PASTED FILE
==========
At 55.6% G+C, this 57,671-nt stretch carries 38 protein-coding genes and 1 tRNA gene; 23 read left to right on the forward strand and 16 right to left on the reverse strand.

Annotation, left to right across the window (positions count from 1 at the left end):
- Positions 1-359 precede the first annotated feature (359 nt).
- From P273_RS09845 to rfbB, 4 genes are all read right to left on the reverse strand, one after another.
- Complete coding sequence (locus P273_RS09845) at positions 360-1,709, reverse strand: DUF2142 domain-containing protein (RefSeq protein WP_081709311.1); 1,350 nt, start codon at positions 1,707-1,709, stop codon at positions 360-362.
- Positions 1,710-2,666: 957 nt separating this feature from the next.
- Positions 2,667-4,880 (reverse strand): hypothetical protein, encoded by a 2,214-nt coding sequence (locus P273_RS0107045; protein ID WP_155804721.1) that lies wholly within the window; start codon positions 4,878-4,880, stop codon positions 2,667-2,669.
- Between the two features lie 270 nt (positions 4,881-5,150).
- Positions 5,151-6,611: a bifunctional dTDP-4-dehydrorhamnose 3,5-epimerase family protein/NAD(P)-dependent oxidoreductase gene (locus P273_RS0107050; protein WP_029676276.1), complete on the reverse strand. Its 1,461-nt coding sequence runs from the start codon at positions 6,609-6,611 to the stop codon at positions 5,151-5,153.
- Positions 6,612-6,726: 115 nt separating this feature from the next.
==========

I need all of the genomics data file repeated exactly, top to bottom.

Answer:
At 55.6% G+C, this 57,671-nt stretch carries 38 protein-coding genes and 1 tRNA gene; 23 read left to right on the forward strand and 16 right to left on the reverse strand.

Annotation, left to right across the window (positions count from 1 at the left end):
- Positions 1-359 precede the first annotated feature (359 nt).
- From P273_RS09845 to rfbB, 4 genes are all read right to left on the reverse strand, one after another.
- Complete coding sequence (locus P273_RS09845) at positions 360-1,709, reverse strand: DUF2142 domain-containing protein (RefSeq protein WP_081709311.1); 1,350 nt, start codon at positions 1,707-1,709, stop codon at positions 360-362.
- Positions 1,710-2,666: 957 nt separating this feature from the next.
- Positions 2,667-4,880 (reverse strand): hypothetical protein, encoded by a 2,214-nt coding sequence (locus P273_RS0107045; protein ID WP_155804721.1) that lies wholly within the window; start codon positions 4,878-4,880, stop codon positions 2,667-2,669.
- Between the two features lie 270 nt (positions 4,881-5,150).
- Positions 5,151-6,611: a bifunctional dTDP-4-dehydrorhamnose 3,5-epimerase family protein/NAD(P)-dependent oxidoreductase gene (locus P273_RS0107050; protein WP_029676276.1), complete on the reverse strand. Its 1,461-nt coding sequence runs from the start codon at positions 6,609-6,611 to the stop codon at positions 5,151-5,153.
- Positions 6,612-6,726: 115 nt separating this feature from the next.